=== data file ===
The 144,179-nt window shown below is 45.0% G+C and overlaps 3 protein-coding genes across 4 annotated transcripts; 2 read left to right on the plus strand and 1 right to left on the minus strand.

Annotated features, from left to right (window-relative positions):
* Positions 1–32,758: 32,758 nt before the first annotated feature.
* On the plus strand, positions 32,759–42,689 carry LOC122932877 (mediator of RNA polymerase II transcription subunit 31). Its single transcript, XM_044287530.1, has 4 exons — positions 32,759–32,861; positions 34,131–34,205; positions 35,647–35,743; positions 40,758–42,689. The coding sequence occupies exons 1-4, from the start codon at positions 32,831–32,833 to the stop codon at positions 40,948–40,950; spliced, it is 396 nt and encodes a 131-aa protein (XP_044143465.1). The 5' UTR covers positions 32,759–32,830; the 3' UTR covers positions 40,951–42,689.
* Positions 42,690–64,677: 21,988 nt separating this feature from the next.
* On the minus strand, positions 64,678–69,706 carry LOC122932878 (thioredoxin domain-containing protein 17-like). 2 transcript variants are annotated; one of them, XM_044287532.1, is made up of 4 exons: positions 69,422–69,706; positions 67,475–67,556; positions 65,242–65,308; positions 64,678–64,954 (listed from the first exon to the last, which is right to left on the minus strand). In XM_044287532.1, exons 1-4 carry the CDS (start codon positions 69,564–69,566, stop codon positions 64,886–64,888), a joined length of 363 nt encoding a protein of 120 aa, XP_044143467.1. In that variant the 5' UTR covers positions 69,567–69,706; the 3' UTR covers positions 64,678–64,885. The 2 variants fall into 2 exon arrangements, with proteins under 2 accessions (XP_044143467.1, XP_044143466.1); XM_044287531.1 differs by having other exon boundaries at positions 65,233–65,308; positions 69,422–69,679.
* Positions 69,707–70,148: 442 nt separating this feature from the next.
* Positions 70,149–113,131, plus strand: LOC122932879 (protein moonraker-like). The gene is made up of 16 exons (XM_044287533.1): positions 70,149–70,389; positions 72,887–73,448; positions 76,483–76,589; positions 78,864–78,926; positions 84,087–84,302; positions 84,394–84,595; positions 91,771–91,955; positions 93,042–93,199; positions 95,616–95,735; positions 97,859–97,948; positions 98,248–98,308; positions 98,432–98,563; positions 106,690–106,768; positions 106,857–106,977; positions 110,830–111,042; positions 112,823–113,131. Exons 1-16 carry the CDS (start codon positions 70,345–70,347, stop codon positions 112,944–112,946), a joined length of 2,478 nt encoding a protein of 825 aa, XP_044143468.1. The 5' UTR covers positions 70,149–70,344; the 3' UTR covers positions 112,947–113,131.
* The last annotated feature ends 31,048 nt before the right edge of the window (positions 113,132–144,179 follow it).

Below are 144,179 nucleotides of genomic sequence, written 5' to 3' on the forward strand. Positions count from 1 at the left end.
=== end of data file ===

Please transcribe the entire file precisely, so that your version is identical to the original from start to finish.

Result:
The 144,179-nt window shown below is 45.0% G+C and overlaps 3 protein-coding genes across 4 annotated transcripts; 2 read left to right on the plus strand and 1 right to left on the minus strand.

Annotated features, from left to right (window-relative positions):
* Positions 1–32,758: 32,758 nt before the first annotated feature.
* On the plus strand, positions 32,759–42,689 carry LOC122932877 (mediator of RNA polymerase II transcription subunit 31). Its single transcript, XM_044287530.1, has 4 exons — positions 32,759–32,861; positions 34,131–34,205; positions 35,647–35,743; positions 40,758–42,689. The coding sequence occupies exons 1-4, from the start codon at positions 32,831–32,833 to the stop codon at positions 40,948–40,950; spliced, it is 396 nt and encodes a 131-aa protein (XP_044143465.1). The 5' UTR covers positions 32,759–32,830; the 3' UTR covers positions 40,951–42,689.
* Positions 42,690–64,677: 21,988 nt separating this feature from the next.
* On the minus strand, positions 64,678–69,706 carry LOC122932878 (thioredoxin domain-containing protein 17-like). 2 transcript variants are annotated; one of them, XM_044287532.1, is made up of 4 exons: positions 69,422–69,706; positions 67,475–67,556; positions 65,242–65,308; positions 64,678–64,954 (listed from the first exon to the last, which is right to left on the minus strand). In XM_044287532.1, exons 1-4 carry the CDS (start codon positions 69,564–69,566, stop codon positions 64,886–64,888), a joined length of 363 nt encoding a protein of 120 aa, XP_044143467.1. In that variant the 5' UTR covers positions 69,567–69,706; the 3' UTR covers positions 64,678–64,885. The 2 variants fall into 2 exon arrangements, with proteins under 2 accessions (XP_044143467.1, XP_044143466.1); XM_044287531.1 differs by having other exon boundaries at positions 65,233–65,308; positions 69,422–69,679.
* Positions 69,707–70,148: 442 nt separating this feature from the next.
* Positions 70,149–113,131, plus strand: LOC122932879 (protein moonraker-like). The gene is made up of 16 exons (XM_044287533.1): positions 70,149–70,389; positions 72,887–73,448; positions 76,483–76,589; positions 78,864–78,926; positions 84,087–84,302; positions 84,394–84,595; positions 91,771–91,955; positions 93,042–93,199; positions 95,616–95,735; positions 97,859–97,948; positions 98,248–98,308; positions 98,432–98,563; positions 106,690–106,768; positions 106,857–106,977; positions 110,830–111,042; positions 112,823–113,131. Exons 1-16 carry the CDS (start codon positions 70,345–70,347, stop codon positions 112,944–112,946), a joined length of 2,478 nt encoding a protein of 825 aa, XP_044143468.1. The 5' UTR covers positions 70,149–70,344; the 3' UTR covers positions 112,947–113,131.
* The last annotated feature ends 31,048 nt before the right edge of the window (positions 113,132–144,179 follow it).

Below are 144,179 nucleotides of genomic sequence, written 5' to 3' on the forward strand. Positions count from 1 at the left end.